- The Washington Times - Thursday, January 10, 2008

A wrong turn is chiefly to blame for causing a Caribbean cruise ship bound for New York to suddenly tilt, injuring hundreds of terrified passengers who were sent crashing about the ship 10 miles off the Florida coast in 2006, federal safety officials said today.

National Transportation Safety Board officials said the second officer aboard the Crown Princess cruise ship on July 18 turned too sharply in the wrong direction, while trying to correct an unexplained high turn rate when the ship was on autopilot.

The ship, one of the largest cruise liners in the industry, was making its fourth-ever voyage, leaving Port Canaveral, Fla., for New York on the last leg of a Caribbean cruise.

As the ship turned north toward the open waters of the Atlantic Ocean, the crew’s second officer turned off the autopilot system and took over manual control, according to the NTSB.

The move, meant to stabilize the ship, actually made things far worse. By turning too sharp to port, the ship tilted 24 degrees, causing 298 passengers to be tossed about and struck by chairs, tables, trash cans and any other unsecured objects.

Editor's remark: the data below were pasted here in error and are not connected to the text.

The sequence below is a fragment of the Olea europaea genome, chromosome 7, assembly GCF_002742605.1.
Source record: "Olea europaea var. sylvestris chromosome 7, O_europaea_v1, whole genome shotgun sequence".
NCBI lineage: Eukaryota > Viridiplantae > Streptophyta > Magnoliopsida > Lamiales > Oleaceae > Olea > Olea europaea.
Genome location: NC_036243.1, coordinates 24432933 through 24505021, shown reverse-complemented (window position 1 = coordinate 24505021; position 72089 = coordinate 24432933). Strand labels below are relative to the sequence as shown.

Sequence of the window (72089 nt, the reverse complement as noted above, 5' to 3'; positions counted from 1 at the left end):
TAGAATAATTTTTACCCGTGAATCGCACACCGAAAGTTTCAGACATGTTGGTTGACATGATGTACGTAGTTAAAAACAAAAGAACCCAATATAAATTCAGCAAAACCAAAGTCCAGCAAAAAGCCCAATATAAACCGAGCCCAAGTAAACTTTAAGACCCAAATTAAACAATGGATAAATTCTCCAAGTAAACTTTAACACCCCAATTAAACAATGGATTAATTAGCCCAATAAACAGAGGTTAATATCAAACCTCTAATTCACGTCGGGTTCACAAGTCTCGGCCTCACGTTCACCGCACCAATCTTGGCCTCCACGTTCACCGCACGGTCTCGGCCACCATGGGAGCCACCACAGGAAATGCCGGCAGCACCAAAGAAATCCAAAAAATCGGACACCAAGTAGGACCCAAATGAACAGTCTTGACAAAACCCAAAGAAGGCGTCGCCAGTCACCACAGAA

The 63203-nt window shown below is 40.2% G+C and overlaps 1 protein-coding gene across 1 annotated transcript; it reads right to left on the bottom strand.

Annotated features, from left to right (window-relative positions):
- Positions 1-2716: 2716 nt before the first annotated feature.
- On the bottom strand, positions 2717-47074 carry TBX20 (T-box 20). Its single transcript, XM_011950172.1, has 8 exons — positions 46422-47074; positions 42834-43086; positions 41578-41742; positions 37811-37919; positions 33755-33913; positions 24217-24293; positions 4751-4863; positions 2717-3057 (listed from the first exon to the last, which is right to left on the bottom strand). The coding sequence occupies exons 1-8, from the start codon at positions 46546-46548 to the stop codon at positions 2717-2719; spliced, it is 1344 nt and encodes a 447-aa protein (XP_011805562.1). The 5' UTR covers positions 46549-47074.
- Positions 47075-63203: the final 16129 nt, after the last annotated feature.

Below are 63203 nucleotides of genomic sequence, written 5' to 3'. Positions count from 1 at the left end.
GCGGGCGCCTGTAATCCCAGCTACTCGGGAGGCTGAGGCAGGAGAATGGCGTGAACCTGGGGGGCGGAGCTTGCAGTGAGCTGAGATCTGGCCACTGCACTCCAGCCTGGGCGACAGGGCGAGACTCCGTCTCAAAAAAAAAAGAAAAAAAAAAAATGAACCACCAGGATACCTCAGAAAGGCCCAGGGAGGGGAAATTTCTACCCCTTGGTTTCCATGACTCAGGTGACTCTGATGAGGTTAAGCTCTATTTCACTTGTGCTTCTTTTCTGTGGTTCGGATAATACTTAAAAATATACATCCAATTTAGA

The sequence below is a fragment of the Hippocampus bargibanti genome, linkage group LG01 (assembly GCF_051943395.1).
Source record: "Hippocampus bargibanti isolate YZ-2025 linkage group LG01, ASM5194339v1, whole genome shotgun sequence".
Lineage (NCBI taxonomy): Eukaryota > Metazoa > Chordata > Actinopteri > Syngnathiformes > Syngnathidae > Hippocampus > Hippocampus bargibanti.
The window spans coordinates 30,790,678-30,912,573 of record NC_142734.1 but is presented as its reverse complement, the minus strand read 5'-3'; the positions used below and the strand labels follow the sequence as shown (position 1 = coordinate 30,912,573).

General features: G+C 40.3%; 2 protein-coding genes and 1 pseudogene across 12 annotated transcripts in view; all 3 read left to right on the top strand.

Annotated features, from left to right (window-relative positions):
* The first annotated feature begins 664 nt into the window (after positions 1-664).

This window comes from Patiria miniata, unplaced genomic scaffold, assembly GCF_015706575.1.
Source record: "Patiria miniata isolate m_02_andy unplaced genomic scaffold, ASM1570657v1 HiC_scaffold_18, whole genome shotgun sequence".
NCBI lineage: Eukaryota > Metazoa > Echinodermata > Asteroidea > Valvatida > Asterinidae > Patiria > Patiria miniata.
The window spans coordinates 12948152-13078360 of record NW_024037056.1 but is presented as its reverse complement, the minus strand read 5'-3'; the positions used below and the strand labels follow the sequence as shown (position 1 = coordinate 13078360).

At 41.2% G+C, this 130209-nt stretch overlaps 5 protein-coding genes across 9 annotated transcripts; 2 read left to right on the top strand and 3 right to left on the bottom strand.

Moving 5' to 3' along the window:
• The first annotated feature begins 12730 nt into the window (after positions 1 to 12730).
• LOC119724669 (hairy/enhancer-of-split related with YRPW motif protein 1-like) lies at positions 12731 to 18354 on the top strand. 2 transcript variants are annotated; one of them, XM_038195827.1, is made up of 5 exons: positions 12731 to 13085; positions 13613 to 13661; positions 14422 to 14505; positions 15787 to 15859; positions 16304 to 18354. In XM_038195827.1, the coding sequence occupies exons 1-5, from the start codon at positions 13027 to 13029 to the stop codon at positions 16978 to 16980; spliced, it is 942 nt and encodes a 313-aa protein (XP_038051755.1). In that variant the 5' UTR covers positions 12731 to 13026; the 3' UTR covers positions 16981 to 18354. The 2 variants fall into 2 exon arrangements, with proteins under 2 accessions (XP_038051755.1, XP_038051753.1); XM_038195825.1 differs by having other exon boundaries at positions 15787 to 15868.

A tilt of more than 10 degrees is considered severe, though the Crown Princess wasnt ever in danger of toppling, NTSB officials said. Still, the turn caused a “catastrophic effect,” said NTSB chairman Mark V. Rosenker at the board’s meeting in the District. An unidentified 54-year-old attorney told the NTSB that he was on the 15th floor of the ship at the buffet when it began to list. Glasses and plates slipped off of tables and smashed, transcripts show. “I saw my sister-in-law fly off her chair. I fell off my chair, tried (to) grab my wife and slid across the room,” he recalled. But NTSB officials also faulted the ship’s captain and staff captain for turning the ship’s controls over the second officer too soon, after they had noticed problems with fluctuations in the ship’s heading, NTSB officials found. In NTSB transcripts, the second officer said he was sweeping the horizon with binoculars shortly after the captain turned the ship over to him. When he came back around to the control console, he saw a sensor screen showing the ship was turning too much to port. “Man on the wheel,” he shouted. He turned off the autopilot and manually steered the ship to correct the problem, a decision the NTSB said was likely correct. However, he then turned in the wrong direction. Later, the second officer told investigators he regretted the mistake, but couldn’t say why he made it. “I went to port. I turned the wheel to port, which was my mistake. I meant to go to starboard with the ship sheering off to port I need to go to starboard, but I went to port,” he said. NTSB board member Deborah A. P. Hersman theorized that “stress of the moment” played a role. Before the sharp turn, the ship’s captain and staff captain also misunderstood the real reason for why the cruise liner was experiencing heading fluctuations while on autopilot, the NTSB found. Investigators said the ships was traveling quickly in shallow waters. The faster a ship in shallow water, the less responsive its rudder, officials said. But the ship’s officers thought the heading problem instead had something to do with its automation system, according to investigators. What’s more, officials also discovered a problem with the ship’s rudder economy setting. Set according to a five-point system, with one for calm seas and five for rough seas, the economy setting was set to the maximum of five, even though the seas were relatively calm, officials said. The NTSB said Princess Cruises, which operates the ship, made changes to fix several of the concerns that they found during the 18-month investigation. Among the moves by the company was increased mandatory training and the hiring of a former NTSB official to run its investigations department, officials said. Today, the company issued a statement saying the “isolated incident was the unfortunate result of human error, and we again apologize to all our passengers and crew who were injured or frightened by the unexpected listing of the ship.” “During the past year and a half since the incident, we have introduced many measures designed to keep a similar situation from occurring,” the company said. The measures included enhanced training for deck officers “with an emphasis on Integrated Navigation Systems, strengthened professional standards and oversight for our deck officers,” the company said. In addition, the company said it now has enhanced emergency response and training, including new procedures to quickly account for passengers and crew. Reviews were mixed among passengers about the crew’s immediate response to the accident, though the NTSB said the captain “acted appropriately” and the crew “responded effectively.” The ship turned back to port after the accident. The ship was never in danger of toppling into the water, but the tilt was enough to send passengers and any loose objects tumbling. One woman told an NTSB investigator that she was on an open deck sitting on a lawn chair when the cruise ship tilted 28-degrees. Holding onto a railing, she considered jumping because she thought the ship might keep going over. Though the NTSB said the ship tilted 24 degrees, Princess officials said they thought it was closer to 18 degrees, according to the NTSB, which said it had confidence in its own calculations. A ship doctor told an NTSB investigator he was resting when he felt the ship tilt and saw water above his window. He went to the ship’s medical center, where he saw the first of the injured passengers. The treatment room was dark, the examination table on its side and water was pouring onto the floor. For the first 15 minutes, he and two nurses had to attend to more than 50 patients before more medical personnel, including several passengers, helped treat the injured. Later, he said the ship’s medical center isn’t meant to handle 300 patients, which he said would overrun a small-town hospital. The doctor also said he immediately thought there would be injuries because he experienced a similar situation on another cruise liner months earlier. NTSB officials said “keeling” events are rare and that the cruise industry is safe, though some board members questioned how frequently tilt because of a lack of reporting on such incidents. Among the recommendations of the board were mandatory training on integrated navigation system and greater awareness about the dangers of keeling when traveling fast in shallow water.